FAQ. Frequently Asked Questions (FAQs) are frequently forgotten, too. At least that’s the assessment of Joel Fisher, vice president and creative director at TruePresence, an Internet marketing firm in Baltimore. Why is an FAQ page so important? Mostly, they’ll ensure you won’t have to answer the same questions over and over. “This will save time and money by letting your clients service themselves,” Fisher says. “And if you don’t think your customers have questions, you’re wrong.” Not sure what they want to know more about? You can always solicit questions on a feedback form, and if you see repeats, turn them into an FAQ for the page.
A “gimme” page. Want readers to sign up for your newsletter or regular special offers? You need what Drew Barton, president of Southern Web Group in Atlanta, calls the “gimme” page—a section where users can be persuaded to give up some of their personal information (such as their names and e-mail addresses) in exchange for … well, something else. “Information has a price,” he says. “Web site visitors withhold information about themselves and can only be persuaded to give that information up in exchange for something of value. In many cases, this is an informative report, a keychain, a chance to win tickets to a ballgame, or a cash prize. I’ve even seen Web site owners raffle off a kayak in order to entice site visitors to sign up and divulge invaluable information.”
Where it goes: “Gimme” pages should be linked to or even integrated into the page on which you ask readers to sign up for your free newsletter or your weekly specials. Yes, they need a reason.
About Us. Another often overlooked component: the About Us page. “The Internet offers businesses the opportunity to expand their market reach like never before,” notes Thomas Harpointner, chief executive of AIS Media, a Web site design and hosting company based in Atlanta. “But just because you can do business with people you might never meet doesn’t mean they don’t want to know about who they’re doing business with.” The most effective About Us pages are succinct and use no jargon. I’ve seen “about” pages that scroll on for several pages and read like a doctoral thesis. Most of the experts I talked with say that’s a big turn-off for potential customers.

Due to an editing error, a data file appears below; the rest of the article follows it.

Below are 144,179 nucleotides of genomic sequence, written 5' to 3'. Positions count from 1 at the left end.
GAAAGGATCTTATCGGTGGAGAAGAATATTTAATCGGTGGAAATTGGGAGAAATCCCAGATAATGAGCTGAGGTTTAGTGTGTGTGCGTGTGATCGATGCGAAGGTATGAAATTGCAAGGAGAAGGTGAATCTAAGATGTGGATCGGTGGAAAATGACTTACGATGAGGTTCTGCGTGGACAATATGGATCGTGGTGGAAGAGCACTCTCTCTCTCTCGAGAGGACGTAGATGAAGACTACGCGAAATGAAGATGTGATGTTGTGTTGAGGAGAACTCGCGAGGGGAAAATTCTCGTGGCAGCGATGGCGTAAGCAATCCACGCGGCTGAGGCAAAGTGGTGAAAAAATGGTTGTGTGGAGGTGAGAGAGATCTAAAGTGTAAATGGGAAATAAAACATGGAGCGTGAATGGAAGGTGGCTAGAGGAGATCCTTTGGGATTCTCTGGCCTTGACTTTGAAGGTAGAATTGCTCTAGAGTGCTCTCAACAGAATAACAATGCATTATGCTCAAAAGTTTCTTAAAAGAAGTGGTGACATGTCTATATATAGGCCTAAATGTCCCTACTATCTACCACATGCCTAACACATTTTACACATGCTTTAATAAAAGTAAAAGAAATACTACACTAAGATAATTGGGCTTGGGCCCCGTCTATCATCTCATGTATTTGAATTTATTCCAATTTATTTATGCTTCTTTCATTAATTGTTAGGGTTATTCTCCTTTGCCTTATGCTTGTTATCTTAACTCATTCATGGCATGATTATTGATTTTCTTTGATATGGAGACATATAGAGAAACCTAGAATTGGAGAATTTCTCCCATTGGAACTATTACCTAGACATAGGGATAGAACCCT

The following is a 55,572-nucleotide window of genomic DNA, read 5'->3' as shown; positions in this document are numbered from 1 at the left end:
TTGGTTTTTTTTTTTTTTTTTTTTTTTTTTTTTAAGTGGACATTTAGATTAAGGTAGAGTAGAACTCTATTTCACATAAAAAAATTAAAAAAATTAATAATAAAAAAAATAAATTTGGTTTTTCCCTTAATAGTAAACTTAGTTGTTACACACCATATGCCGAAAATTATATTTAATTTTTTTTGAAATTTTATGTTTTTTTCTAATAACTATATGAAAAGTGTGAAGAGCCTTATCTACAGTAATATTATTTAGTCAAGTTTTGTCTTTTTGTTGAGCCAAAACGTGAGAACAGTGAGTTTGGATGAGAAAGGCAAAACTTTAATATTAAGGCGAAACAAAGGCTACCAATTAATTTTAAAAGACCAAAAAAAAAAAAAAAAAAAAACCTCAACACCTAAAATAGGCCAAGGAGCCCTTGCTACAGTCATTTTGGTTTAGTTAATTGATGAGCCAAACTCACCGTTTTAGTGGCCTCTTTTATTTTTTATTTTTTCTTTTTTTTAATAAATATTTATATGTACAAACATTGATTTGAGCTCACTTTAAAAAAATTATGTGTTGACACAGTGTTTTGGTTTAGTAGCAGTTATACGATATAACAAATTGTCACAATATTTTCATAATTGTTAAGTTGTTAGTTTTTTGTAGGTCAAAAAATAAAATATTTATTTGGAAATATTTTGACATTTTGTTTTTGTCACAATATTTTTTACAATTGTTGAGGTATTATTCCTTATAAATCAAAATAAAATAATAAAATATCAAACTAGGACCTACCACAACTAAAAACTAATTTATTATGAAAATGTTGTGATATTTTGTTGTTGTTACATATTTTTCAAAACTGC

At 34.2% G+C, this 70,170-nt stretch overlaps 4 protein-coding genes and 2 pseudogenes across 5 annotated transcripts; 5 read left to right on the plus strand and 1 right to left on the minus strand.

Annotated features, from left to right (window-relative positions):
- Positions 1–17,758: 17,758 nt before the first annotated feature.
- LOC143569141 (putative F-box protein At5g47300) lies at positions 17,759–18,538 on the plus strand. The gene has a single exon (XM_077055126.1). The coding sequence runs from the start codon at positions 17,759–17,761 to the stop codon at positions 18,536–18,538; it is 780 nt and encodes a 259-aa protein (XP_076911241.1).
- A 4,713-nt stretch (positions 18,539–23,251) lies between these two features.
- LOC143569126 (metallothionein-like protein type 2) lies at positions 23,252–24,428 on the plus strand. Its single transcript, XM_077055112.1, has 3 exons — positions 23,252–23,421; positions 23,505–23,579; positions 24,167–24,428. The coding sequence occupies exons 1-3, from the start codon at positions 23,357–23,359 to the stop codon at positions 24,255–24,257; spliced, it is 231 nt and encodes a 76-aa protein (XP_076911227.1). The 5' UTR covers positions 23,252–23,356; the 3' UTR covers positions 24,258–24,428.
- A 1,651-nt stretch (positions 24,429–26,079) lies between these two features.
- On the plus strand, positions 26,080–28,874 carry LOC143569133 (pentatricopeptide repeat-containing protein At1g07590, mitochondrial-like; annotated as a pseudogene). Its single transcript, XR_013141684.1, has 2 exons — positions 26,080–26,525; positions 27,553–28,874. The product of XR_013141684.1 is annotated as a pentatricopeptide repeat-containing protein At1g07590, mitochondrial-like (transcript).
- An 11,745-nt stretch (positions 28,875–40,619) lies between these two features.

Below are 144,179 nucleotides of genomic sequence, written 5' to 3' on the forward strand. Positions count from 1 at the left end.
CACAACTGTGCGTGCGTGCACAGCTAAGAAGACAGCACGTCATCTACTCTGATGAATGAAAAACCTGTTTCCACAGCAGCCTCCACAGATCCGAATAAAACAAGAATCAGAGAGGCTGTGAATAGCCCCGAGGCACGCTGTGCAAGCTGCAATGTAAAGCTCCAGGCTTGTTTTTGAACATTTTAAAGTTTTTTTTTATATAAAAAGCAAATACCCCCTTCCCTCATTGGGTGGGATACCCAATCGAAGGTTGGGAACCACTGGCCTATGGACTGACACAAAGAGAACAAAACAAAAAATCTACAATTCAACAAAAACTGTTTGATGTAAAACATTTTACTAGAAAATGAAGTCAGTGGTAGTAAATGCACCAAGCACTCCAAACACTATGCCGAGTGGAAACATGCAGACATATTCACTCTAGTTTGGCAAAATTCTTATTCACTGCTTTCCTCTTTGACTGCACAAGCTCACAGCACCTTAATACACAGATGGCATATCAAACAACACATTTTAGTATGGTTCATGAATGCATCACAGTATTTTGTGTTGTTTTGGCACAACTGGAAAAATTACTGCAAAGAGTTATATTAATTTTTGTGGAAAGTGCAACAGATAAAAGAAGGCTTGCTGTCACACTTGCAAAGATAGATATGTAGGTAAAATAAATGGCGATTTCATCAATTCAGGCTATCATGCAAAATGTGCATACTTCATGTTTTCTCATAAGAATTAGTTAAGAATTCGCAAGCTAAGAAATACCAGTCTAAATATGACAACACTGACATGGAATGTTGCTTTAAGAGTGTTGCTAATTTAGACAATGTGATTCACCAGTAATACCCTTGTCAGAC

Where it goes: Web users look for an About Us page link at the bottom of the home page or in the nav bar. Caution: Don’t get fancy and call it something else. Stick to “about” or “About Us”—that’s what they’re looking for.
Confirmation. A decent confirmation page that acknowledges an order and thanks the visitor for his or her business is essential—and often lacking, says Brian Drum, chief executive of Drum Associates, an executive search firm in New York. “If a customer is taking any action, a page that says ‘Thank you for purchasing this product’ or ‘One of our representatives will contact you shortly’ can really cut down on time answering customer phone calls,” he says. That means less time spent answering queries such as “Did my subscription to your e-mail newsletter go through?” or “Did my order get processed?” The reason these pages are easy to overlook is that they aren’t static. They’re usually generated after a transaction takes place, and people don’t spend much time worrying about what happens after a transaction.
Where it goes: If there’s any kind of form on your site—e-mail us, subscribe to our newsletter, buy a product—you need a confirmation page to follow. It should reassure the customer that their information was received, thank them for it, and offer additional resources and contacts in case they have any other questions.
Already have these pages? Well done. But don’t get too comfortable. Just like the Web, these must-have pages can—and almost certainly will—change with time. The only way to make sure your site doesn’t become obsolete is to listen to your customers.